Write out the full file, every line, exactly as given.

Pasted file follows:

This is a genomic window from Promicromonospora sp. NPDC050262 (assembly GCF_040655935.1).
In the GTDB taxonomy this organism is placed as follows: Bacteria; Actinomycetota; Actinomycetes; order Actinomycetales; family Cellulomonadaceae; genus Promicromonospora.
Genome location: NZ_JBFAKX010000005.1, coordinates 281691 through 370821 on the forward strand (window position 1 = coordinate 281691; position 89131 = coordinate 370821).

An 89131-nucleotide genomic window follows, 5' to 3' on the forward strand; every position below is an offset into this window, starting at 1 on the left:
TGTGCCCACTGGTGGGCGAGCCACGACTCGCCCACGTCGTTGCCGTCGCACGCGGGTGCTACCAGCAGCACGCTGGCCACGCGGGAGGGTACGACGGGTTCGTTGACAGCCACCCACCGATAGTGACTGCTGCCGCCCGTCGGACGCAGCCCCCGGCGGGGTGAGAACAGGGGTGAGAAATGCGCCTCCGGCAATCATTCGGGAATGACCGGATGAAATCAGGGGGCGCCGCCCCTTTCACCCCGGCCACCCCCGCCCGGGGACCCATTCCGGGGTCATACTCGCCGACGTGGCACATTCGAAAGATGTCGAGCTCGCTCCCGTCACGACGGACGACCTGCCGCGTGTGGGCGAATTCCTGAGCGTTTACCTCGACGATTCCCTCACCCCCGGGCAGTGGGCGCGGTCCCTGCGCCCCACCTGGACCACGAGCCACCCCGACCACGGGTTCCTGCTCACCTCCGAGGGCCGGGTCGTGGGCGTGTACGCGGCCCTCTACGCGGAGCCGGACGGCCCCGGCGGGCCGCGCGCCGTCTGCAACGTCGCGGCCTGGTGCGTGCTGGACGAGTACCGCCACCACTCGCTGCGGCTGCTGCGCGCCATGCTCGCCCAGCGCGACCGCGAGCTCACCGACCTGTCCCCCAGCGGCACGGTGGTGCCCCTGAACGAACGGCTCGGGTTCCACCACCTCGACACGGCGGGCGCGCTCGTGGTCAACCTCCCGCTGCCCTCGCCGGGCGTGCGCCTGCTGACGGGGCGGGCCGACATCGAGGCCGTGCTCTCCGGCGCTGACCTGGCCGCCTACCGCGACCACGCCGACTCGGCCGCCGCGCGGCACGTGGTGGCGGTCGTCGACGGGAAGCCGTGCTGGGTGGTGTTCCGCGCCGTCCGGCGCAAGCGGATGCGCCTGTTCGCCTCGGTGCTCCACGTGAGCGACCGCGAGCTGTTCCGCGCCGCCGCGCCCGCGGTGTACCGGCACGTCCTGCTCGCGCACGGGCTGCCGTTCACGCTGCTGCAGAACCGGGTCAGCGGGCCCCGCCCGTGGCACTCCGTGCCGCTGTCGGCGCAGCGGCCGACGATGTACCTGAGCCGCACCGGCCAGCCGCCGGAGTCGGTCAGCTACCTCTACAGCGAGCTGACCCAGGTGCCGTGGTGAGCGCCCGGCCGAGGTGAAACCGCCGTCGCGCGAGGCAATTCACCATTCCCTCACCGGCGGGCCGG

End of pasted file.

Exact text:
This is a genomic window from Promicromonospora sp. NPDC050262 (assembly GCF_040655935.1).
In the GTDB taxonomy this organism is placed as follows: Bacteria; Actinomycetota; Actinomycetes; order Actinomycetales; family Cellulomonadaceae; genus Promicromonospora.
Genome location: NZ_JBFAKX010000005.1, coordinates 281691 through 370821 on the forward strand (window position 1 = coordinate 281691; position 89131 = coordinate 370821).

An 89131-nucleotide genomic window follows, 5' to 3' on the forward strand; every position below is an offset into this window, starting at 1 on the left:
TGTGCCCACTGGTGGGCGAGCCACGACTCGCCCACGTCGTTGCCGTCGCACGCGGGTGCTACCAGCAGCACGCTGGCCACGCGGGAGGGTACGACGGGTTCGTTGACAGCCACCCACCGATAGTGACTGCTGCCGCCCGTCGGACGCAGCCCCCGGCGGGGTGAGAACAGGGGTGAGAAATGCGCCTCCGGCAATCATTCGGGAATGACCGGATGAAATCAGGGGGCGCCGCCCCTTTCACCCCGGCCACCCCCGCCCGGGGACCCATTCCGGGGTCATACTCGCCGACGTGGCACATTCGAAAGATGTCGAGCTCGCTCCCGTCACGACGGACGACCTGCCGCGTGTGGGCGAATTCCTGAGCGTTTACCTCGACGATTCCCTCACCCCCGGGCAGTGGGCGCGGTCCCTGCGCCCCACCTGGACCACGAGCCACCCCGACCACGGGTTCCTGCTCACCTCCGAGGGCCGGGTCGTGGGCGTGTACGCGGCCCTCTACGCGGAGCCGGACGGCCCCGGCGGGCCGCGCGCCGTCTGCAACGTCGCGGCCTGGTGCGTGCTGGACGAGTACCGCCACCACTCGCTGCGGCTGCTGCGCGCCATGCTCGCCCAGCGCGACCGCGAGCTCACCGACCTGTCCCCCAGCGGCACGGTGGTGCCCCTGAACGAACGGCTCGGGTTCCACCACCTCGACACGGCGGGCGCGCTCGTGGTCAACCTCCCGCTGCCCTCGCCGGGCGTGCGCCTGCTGACGGGGCGGGCCGACATCGAGGCCGTGCTCTCCGGCGCTGACCTGGCCGCCTACCGCGACCACGCCGACTCGGCCGCCGCGCGGCACGTGGTGGCGGTCGTCGACGGGAAGCCGTGCTGGGTGGTGTTCCGCGCCGTCCGGCGCAAGCGGATGCGCCTGTTCGCCTCGGTGCTCCACGTGAGCGACCGCGAGCTGTTCCGCGCCGCCGCGCCCGCGGTGTACCGGCACGTCCTGCTCGCGCACGGGCTGCCGTTCACGCTGCTGCAGAACCGGGTCAGCGGGCCCCGCCCGTGGCACTCCGTGCCGCTGTCGGCGCAGCGGCCGACGATGTACCTGAGCCGCACCGGCCAGCCGCCGGAGTCGGTCAGCTACCTCTACAGCGAGCTGACCCAGGTGCCGTGGTGAGCGCCCGGCCGAGGTGAAACCGCCGTCGCGCGAGGCAATTCACCATTCCCTCACCGGCGGGCCGG